Planetbase Review: Sims Meets Andy Weir’s Mars
With public interest in other-world colonization at an all-time high thanks in part to books and movies such as The Martian by Andy Weir, a survival real-time strategy game like Planetbase is well positioned for success in the PC gaming market.
In Planetbase, you control a new off-world colony being established on one of three planet types, each with a higher degree of difficulty. The first planet type you tackle is very similar to Mars.
Your challenge is to direct a team of workers, engineers, biologists, security, and medics to create a colony using supplies that arrived with them before oxygen deprivation, starvation, thirst, or natural dangers of the world take them out.
The first thing you need to do upon starting Planetbase is set up a base consisting of an oxygen generator, entryway, solar and/or wind power, water generator, dining hall, and sleeping quarters for your team. All this has to happen before your team runs out of oxygen, starves, or dies of thirst.
As your base expands, you can take on new colonists and trade with trade ships that dock as they pass through the area. You have to scale up your base and support it, which is a lot harder than it sounds.
You can grow plants in a greenhouse, create synthetic protein in a lab, and trade for food from traders. If you run out of food, your colonists will quickly starve and eventually die.
Power is a constant problem for a growing base. You have to generate enough power through solar and wind generators to keep the lights on, and store enough power to last you through periods of still winds and night-time darkness.
Your colonists regularly suffer injuries during their work which requires medical treatment in the sick bay. This means having medics and supplies to treat them on-hand. Injury will keep a colonist from doing their job at efficiency, and untreated injury can result in death.
Engineers are constantly repairing things. Meteors, sandstorms, and solar storms will pummel your base and destroy your equipment. It’s your job to make sure your engineers have spare parts and clear access to the areas of your base that need repair.
Intruders can ruin your day. They sneak into your base and start blasting away any and all of your colonists until they either defend themselves or a security guard shows up and guns the intruder down.
Water and oxygen are also a very limited resource, and you have to generate enough of both to keep your base self-sustaining. Too little oxygen will suffocate your colonists. Too little water not only creates thirst, but can shut down your oxygen generators, greenhouses, and other resources that depend on water to work.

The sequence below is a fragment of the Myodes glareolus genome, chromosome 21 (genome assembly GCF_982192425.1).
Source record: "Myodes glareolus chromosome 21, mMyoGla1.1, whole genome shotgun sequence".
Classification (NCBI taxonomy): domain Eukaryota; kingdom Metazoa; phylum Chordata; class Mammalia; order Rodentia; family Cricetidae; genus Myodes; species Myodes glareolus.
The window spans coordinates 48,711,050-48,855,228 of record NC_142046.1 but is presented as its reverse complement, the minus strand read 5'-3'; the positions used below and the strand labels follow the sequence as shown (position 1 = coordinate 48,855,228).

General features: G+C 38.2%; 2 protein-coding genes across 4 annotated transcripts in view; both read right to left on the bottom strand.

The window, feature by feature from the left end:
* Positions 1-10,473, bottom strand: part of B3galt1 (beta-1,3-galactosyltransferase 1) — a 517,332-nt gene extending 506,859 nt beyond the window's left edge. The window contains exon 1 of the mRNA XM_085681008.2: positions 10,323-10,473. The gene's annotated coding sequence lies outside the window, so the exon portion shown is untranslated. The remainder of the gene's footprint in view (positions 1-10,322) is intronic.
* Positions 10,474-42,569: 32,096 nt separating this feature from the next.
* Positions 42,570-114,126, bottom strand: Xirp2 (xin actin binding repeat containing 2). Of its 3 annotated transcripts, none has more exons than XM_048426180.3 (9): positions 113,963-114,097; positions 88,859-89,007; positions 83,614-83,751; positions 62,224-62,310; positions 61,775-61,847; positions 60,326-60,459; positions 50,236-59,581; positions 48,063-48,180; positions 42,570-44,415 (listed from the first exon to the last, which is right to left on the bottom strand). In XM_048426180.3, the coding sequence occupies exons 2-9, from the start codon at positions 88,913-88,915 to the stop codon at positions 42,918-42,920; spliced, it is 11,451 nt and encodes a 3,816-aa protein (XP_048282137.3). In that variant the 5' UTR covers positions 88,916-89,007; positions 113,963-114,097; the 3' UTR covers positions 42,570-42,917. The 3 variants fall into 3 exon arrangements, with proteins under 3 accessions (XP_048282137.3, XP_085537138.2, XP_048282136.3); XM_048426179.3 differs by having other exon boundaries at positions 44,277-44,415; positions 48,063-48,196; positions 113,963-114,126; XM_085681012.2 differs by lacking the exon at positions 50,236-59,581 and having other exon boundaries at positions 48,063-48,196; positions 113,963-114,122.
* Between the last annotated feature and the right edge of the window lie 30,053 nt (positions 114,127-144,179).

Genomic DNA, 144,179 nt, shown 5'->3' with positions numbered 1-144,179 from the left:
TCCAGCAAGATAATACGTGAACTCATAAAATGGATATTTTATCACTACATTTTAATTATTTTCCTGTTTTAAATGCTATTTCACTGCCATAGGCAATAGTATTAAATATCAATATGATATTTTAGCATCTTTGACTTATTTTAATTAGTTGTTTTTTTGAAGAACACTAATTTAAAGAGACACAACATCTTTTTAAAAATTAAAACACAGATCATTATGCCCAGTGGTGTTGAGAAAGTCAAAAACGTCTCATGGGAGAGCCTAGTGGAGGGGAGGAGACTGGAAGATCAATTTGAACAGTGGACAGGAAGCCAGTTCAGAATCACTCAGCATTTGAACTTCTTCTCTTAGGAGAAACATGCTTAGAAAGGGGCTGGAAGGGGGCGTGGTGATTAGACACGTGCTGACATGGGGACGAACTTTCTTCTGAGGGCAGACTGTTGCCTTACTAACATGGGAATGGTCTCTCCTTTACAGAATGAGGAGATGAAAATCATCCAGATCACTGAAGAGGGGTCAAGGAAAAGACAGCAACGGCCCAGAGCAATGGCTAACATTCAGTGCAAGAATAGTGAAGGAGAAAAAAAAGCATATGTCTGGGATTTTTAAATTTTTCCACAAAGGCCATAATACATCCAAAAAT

Planetbase plays like pretty much any other real-time strategy (RTS) game. Except in Planetbase, you’re not competing with another player. You’re competing with the harsh environment of the planet for survival.
There is a single contextual menu that you interact with in the upper-left corner of the screen enabling you to control, build, and access reports for almost every aspect of your base.
I found the user interface intuitive and easy to learn, but having the option to command each colonist and assign them to specific jobs would be a huge plus. You find yourself waiting for a colonist to “get around” to doing something you’ve set up.
Often, jobs like bringing trade goods inside and putting them in storage is completely overlooked by your colonists and the supplies end up spoiling in the open environment. Meanwhile, colonists are laughing and drinking in the bar and you have no way to force them to get to work.
Audio and Video
The soundtrack of Planetbase is very well adapted to the environment. It’s a bit repetitive after a while, but it’s quiet and subtle enough not to be overly annoying.
Graphics are fair. You don’t get to zoom in quite enough to see details of your colonists, but for the most part the graphics are borderline cartoony. In this aspect, Planetbase looks like a washed down version of the Sims.
The planet surface itself is gorgeous, but environmental factors such as sandstorms look like flat sprites that sweep across the landscape.
At $20, Planetbase is a very reasonably priced indie game. It poses a great challenge to even the most seasoned strategy game players, and has enough versatility to offer many hours of entertainment.
Planetbase has no campaign or storyline, so it’s definitely not for players that enjoy storytelling with their gaming experience. It’s more geared towards the science lovers that love challenging and often unforgiving gameplay.